Last week, we introduced the three components of managing poor performance and dealt with the first one:
- The infrastructure you will need
- The techniques to turn poor performance around
- What to do if you cannot turn the poor performance around
This week, it’s the turn of techniques to turn poor performance around.
Performance Turnaround Toolbox
The toolbox analogy that Pam Jones describes in The Performance Management Pocketbook is a good one and some of the tools she details in her book are particularly relevant here: feedback, coaching and motivating, in particular.
Let’s list some of the tools in your performance turnaround toolbox.
First and foremost, we need to provide open, honest, clear, and factual feedback to the under-performer, about the nature and level of their performance. Do it early and the problem will be smaller. Often an early intervention here can bring about swift changes or a genuine request for help, alerting you to causal conditions that you may be able to help with, or at least take account of.
For my money, coaching is one of the most powerful ways to support poor performers – as it is to support average, good and excellent performers. If you don’t have the skills, there are lots of sources of help – not least, the Coaching Pocketbook. On a recent training course about Performance Coaching, the feedback I had was that this is, itself, a very powerful tool set for managers at all levels.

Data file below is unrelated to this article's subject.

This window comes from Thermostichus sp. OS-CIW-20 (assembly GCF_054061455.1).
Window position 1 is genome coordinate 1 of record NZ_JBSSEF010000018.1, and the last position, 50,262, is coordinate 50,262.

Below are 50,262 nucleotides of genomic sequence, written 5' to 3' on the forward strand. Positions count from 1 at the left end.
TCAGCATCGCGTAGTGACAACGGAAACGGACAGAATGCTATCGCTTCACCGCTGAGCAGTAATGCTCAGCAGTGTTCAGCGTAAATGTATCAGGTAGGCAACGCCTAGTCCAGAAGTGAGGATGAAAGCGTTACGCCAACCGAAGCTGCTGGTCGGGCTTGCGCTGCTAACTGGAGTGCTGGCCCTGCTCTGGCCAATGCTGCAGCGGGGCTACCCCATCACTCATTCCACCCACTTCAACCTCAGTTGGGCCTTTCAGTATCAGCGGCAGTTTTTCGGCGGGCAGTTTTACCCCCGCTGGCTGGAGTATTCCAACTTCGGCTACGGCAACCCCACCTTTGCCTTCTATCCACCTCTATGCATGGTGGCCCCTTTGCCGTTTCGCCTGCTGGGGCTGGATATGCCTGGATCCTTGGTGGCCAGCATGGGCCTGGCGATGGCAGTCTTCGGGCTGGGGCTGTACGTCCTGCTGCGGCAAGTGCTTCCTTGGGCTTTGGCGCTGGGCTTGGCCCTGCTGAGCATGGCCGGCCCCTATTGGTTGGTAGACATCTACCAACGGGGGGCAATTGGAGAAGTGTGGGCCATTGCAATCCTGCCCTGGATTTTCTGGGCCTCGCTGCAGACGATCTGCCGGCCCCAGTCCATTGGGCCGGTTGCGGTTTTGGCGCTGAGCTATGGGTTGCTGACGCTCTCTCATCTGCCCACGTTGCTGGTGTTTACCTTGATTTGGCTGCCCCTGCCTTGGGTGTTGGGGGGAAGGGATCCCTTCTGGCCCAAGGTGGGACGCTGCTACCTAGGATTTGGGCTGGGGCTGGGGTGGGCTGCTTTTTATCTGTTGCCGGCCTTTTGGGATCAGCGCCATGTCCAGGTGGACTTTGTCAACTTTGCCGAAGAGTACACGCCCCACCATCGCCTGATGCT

Clearly a part of any coaching process, whether you coach or not, you must agree performance goals with the under-performer that are attainable and acceptable to the organisation. I recommend tiered goals, incrementing in performance level month-by-month, until basic performance standards are achieved. Why stop there? If the process works, continue it until the performer reaches their maximum performance capacity.
Look at the resources available to the under-performer in their workplace and ensure that they represent all that the performer needs, to succeed. If not, take rapid remedial action.
What support can you, other managers, and the performer’s colleagues offer them, to help them to tackle their poor performance?
Evaluate whether the poor performer needs further training or re-training to address their performance issues. But do not accept a training course as a panacea: you must place it in the context of goals, support and a regular performance evaluation process, to help them to embed their learning into new practices.
You may want to consider incentives – or even their flip-side, penalties. You should not need to and, if you do, ensure that these will fall wholly within your organisation’s policies.
One option is always to re-structure the under-performer’s job either temporarily or permanently, to allow them to perform more effectively.
Even more radical is the possibility of re-deploying the poor performer into a new role that they can thrive at. Be careful though: don’t use this as a means to off-load trouble on other managers. Also be aware that you cannot lawfully change someone’s contract without their consent in most jurisdictions (all?), so only do this after careful consultation with your HR experts and maybe even an HR lawyer.
As a last resort, you need to work towards reviewing your poor performer’s wider options with them. This is, of course, a euphemistic way of alluding to next week’s post about what to do if you cannot create a turnaround.